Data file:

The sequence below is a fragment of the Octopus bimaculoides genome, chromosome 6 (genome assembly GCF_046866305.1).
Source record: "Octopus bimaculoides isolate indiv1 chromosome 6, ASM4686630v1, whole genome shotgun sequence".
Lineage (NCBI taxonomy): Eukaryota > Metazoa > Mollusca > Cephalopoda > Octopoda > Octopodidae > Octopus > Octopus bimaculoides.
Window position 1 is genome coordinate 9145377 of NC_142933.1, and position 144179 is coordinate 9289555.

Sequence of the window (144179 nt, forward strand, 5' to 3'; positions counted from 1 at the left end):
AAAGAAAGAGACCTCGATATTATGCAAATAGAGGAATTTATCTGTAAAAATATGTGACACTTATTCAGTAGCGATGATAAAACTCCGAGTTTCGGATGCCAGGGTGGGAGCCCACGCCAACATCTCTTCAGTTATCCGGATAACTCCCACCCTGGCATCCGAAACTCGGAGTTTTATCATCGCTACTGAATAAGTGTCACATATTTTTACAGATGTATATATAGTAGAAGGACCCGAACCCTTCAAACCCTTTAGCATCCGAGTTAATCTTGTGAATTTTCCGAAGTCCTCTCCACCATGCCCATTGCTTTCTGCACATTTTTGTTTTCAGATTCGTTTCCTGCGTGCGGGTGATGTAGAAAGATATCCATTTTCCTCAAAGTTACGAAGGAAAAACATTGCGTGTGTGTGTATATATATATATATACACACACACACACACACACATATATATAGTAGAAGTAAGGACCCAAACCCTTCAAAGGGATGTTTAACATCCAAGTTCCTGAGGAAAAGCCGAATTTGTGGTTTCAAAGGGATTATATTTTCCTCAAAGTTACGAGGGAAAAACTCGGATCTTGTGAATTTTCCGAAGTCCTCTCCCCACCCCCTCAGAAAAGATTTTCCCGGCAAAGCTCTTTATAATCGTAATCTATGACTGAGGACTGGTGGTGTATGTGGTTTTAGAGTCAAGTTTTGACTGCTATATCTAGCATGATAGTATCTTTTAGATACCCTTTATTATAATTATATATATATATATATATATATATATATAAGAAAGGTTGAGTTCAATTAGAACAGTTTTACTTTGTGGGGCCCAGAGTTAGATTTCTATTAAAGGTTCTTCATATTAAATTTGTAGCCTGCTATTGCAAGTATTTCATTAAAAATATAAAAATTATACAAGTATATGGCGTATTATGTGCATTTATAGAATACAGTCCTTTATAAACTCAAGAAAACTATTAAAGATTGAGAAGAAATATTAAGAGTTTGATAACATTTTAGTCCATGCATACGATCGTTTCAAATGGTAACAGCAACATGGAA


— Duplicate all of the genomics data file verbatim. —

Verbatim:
The sequence below is a fragment of the Octopus bimaculoides genome, chromosome 6 (genome assembly GCF_046866305.1).
Source record: "Octopus bimaculoides isolate indiv1 chromosome 6, ASM4686630v1, whole genome shotgun sequence".
Lineage (NCBI taxonomy): Eukaryota > Metazoa > Mollusca > Cephalopoda > Octopoda > Octopodidae > Octopus > Octopus bimaculoides.
Window position 1 is genome coordinate 9145377 of NC_142933.1, and position 144179 is coordinate 9289555.

Sequence of the window (144179 nt, forward strand, 5' to 3'; positions counted from 1 at the left end):
AAAGAAAGAGACCTCGATATTATGCAAATAGAGGAATTTATCTGTAAAAATATGTGACACTTATTCAGTAGCGATGATAAAACTCCGAGTTTCGGATGCCAGGGTGGGAGCCCACGCCAACATCTCTTCAGTTATCCGGATAACTCCCACCCTGGCATCCGAAACTCGGAGTTTTATCATCGCTACTGAATAAGTGTCACATATTTTTACAGATGTATATATAGTAGAAGGACCCGAACCCTTCAAACCCTTTAGCATCCGAGTTAATCTTGTGAATTTTCCGAAGTCCTCTCCACCATGCCCATTGCTTTCTGCACATTTTTGTTTTCAGATTCGTTTCCTGCGTGCGGGTGATGTAGAAAGATATCCATTTTCCTCAAAGTTACGAAGGAAAAACATTGCGTGTGTGTGTATATATATATATATACACACACACACACACACACATATATATAGTAGAAGTAAGGACCCAAACCCTTCAAAGGGATGTTTAACATCCAAGTTCCTGAGGAAAAGCCGAATTTGTGGTTTCAAAGGGATTATATTTTCCTCAAAGTTACGAGGGAAAAACTCGGATCTTGTGAATTTTCCGAAGTCCTCTCCCCACCCCCTCAGAAAAGATTTTCCCGGCAAAGCTCTTTATAATCGTAATCTATGACTGAGGACTGGTGGTGTATGTGGTTTTAGAGTCAAGTTTTGACTGCTATATCTAGCATGATAGTATCTTTTAGATACCCTTTATTATAATTATATATATATATATATATATATATATATAAGAAAGGTTGAGTTCAATTAGAACAGTTTTACTTTGTGGGGCCCAGAGTTAGATTTCTATTAAAGGTTCTTCATATTAAATTTGTAGCCTGCTATTGCAAGTATTTCATTAAAAATATAAAAATTATACAAGTATATGGCGTATTATGTGCATTTATAGAATACAGTCCTTTATAAACTCAAGAAAACTATTAAAGATTGAGAAGAAATATTAAGAGTTTGATAACATTTTAGTCCATGCATACGATCGTTTCAAATGGTAACAGCAACATGGAA